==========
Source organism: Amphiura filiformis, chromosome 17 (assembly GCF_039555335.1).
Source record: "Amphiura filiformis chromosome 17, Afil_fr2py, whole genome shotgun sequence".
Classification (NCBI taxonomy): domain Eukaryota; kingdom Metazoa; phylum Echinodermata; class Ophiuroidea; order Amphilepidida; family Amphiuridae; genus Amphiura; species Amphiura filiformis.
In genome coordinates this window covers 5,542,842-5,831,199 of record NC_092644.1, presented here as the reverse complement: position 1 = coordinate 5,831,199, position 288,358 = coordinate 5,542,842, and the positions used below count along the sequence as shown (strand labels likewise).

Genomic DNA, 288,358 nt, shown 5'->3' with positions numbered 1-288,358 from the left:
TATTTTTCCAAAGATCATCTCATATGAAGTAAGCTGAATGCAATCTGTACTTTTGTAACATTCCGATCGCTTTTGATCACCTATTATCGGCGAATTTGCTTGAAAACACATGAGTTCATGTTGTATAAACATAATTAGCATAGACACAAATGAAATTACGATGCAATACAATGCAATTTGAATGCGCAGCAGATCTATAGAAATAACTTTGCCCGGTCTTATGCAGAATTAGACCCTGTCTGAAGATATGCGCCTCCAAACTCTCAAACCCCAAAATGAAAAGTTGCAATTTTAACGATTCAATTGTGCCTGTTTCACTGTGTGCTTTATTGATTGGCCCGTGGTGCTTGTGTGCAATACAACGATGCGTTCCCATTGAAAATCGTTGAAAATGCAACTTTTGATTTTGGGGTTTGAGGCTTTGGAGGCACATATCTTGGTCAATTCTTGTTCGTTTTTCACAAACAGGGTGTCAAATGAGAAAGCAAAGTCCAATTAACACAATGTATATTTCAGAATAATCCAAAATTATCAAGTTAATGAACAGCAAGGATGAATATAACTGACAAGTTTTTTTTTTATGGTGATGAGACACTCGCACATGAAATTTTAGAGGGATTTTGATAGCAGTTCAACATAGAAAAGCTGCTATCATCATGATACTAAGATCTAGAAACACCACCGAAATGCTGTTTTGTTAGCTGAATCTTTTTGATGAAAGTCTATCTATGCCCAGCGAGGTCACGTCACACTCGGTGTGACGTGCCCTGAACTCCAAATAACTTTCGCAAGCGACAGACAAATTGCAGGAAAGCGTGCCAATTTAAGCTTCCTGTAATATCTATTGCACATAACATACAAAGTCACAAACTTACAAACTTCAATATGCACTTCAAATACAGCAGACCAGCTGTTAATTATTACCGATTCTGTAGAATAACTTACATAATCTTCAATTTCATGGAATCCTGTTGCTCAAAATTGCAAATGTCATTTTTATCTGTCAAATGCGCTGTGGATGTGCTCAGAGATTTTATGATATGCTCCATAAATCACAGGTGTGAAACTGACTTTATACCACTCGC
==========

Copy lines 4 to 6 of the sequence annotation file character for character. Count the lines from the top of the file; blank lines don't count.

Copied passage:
In genome coordinates this window covers 5,542,842-5,831,199 of record NC_092644.1, presented here as the reverse complement: position 1 = coordinate 5,831,199, position 288,358 = coordinate 5,542,842, and the positions used below count along the sequence as shown (strand labels likewise).

Genomic DNA, 288,358 nt, shown 5'->3' with positions numbered 1-288,358 from the left:
TATTTTTCCAAAGATCATCTCATATGAAGTAAGCTGAATGCAATCTGTACTTTTGTAACATTCCGATCGCTTTTGATCACCTATTATCGGCGAATTTGCTTGAAAACACATGAGTTCATGTTGTATAAACATAATTAGCATAGACACAAATGAAATTACGATGCAATACAATGCAATTTGAATGCGCAGCAGATCTATAGAAATAACTTTGCCCGGTCTTATGCAGAATTAGACCCTGTCTGAAGATATGCGCCTCCAAACTCTCAAACCCCAAAATGAAAAGTTGCAATTTTAACGATTCAATTGTGCCTGTTTCACTGTGTGCTTTATTGATTGGCCCGTGGTGCTTGTGTGCAATACAACGATGCGTTCCCATTGAAAATCGTTGAAAATGCAACTTTTGATTTTGGGGTTTGAGGCTTTGGAGGCACATATCTTGGTCAATTCTTGTTCGTTTTTCACAAACAGGGTGTCAAATGAGAAAGCAAAGTCCAATTAACACAATGTATATTTCAGAATAATCCAAAATTATCAAGTTAATGAACAGCAAGGATGAATATAACTGACAAGTTTTTTTTTTATGGTGATGAGACACTCGCACATGAAATTTTAGAGGGATTTTGATAGCAGTTCAACATAGAAAAGCTGCTATCATCATGATACTAAGATCTAGAAACACCACCGAAATGCTGTTTTGTTAGCTGAATCTTTTTGATGAAAGTCTATCTATGCCCAGCGAGGTCACGTCACACTCGGTGTGACGTGCCCTGAACTCCAAATAACTTTCGCAAGCGACAGACAAATTGCAGGAAAGCGTGCCAATTTAAGCTTCCTGTAATATCTATTGCACATAACATACAAAGTCACAAACTTACAAACTTCAATATGCACTTCAAATACAGCAGACCAGCTGTTAATTATTACCGATTCTGTAGAATAACTTACATAATCTTCAATTTCATGGAATCCTGTTGCTCAAAATTGCAAATGTCATTTTTATCTGTCAAATGCGCTGTGGATGTGCTCAGAGATTTTATGATATGCTCCATAAATCACAGGTGTGAAACTGACTTTATACCACTCGC